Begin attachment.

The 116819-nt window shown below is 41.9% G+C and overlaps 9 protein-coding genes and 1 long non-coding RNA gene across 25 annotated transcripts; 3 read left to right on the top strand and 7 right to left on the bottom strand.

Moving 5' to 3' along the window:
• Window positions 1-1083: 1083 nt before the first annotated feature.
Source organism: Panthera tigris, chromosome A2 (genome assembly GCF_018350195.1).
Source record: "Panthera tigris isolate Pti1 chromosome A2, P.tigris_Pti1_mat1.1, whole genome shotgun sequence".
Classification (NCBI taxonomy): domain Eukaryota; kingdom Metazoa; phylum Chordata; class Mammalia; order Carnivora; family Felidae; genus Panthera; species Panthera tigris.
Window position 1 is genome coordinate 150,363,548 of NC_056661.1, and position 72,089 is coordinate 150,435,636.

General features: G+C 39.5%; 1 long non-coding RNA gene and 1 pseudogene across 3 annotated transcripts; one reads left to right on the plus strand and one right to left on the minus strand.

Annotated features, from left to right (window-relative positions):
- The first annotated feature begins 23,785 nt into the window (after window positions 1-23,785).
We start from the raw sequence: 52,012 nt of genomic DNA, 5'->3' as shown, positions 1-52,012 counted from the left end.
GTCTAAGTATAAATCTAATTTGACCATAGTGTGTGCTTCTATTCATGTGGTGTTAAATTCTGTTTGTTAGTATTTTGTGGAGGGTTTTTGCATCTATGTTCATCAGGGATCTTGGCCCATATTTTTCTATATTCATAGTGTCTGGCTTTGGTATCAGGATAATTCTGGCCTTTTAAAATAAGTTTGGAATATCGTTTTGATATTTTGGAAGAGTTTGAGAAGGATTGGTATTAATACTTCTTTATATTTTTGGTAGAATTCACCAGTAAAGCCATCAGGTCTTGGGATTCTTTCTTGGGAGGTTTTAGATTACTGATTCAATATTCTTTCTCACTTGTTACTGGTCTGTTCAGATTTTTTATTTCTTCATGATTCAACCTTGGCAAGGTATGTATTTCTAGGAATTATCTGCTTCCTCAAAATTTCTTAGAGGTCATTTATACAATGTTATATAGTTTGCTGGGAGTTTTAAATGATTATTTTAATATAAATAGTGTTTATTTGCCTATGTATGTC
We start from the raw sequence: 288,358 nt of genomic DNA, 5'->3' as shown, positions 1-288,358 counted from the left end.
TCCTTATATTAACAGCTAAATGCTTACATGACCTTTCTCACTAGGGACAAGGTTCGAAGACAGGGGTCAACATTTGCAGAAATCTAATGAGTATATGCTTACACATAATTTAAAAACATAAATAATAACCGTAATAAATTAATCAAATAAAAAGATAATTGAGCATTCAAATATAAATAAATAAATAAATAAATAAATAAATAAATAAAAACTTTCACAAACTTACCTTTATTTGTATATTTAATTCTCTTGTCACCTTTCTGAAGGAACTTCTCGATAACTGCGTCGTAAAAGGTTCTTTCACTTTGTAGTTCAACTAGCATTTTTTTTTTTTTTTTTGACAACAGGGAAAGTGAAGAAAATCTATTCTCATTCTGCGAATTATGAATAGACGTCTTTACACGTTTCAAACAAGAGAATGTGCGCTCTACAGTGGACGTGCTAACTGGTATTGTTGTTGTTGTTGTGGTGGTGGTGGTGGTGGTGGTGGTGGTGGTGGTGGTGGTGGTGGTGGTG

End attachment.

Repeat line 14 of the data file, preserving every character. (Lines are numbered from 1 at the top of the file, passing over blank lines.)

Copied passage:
TCCTTATATTAACAGCTAAATGCTTACATGACCTTTCTCACTAGGGACAAGGTTCGAAGACAGGGGTCAACATTTGCAGAAATCTAATGAGTATATGCTTACACATAATTTAAAAACATAAATAATAACCGTAATAAATTAATCAAATAAAAAGATAATTGAGCATTCAAATATAAATAAATAAATAAATAAATAAATAAATAAATAAAAACTTTCACAAACTTACCTTTATTTGTATATTTAATTCTCTTGTCACCTTTCTGAAGGAACTTCTCGATAACTGCGTCGTAAAAGGTTCTTTCACTTTGTAGTTCAACTAGCATTTTTTTTTTTTTTTTTGACAACAGGGAAAGTGAAGAAAATCTATTCTCATTCTGCGAATTATGAATAGACGTCTTTACACGTTTCAAACAAGAGAATGTGCGCTCTACAGTGGACGTGCTAACTGGTATTGTTGTTGTTGTTGTGGTGGTGGTGGTGGTGGTGGTGGTGGTGGTGGTGGTGGTGGTGGTGGTG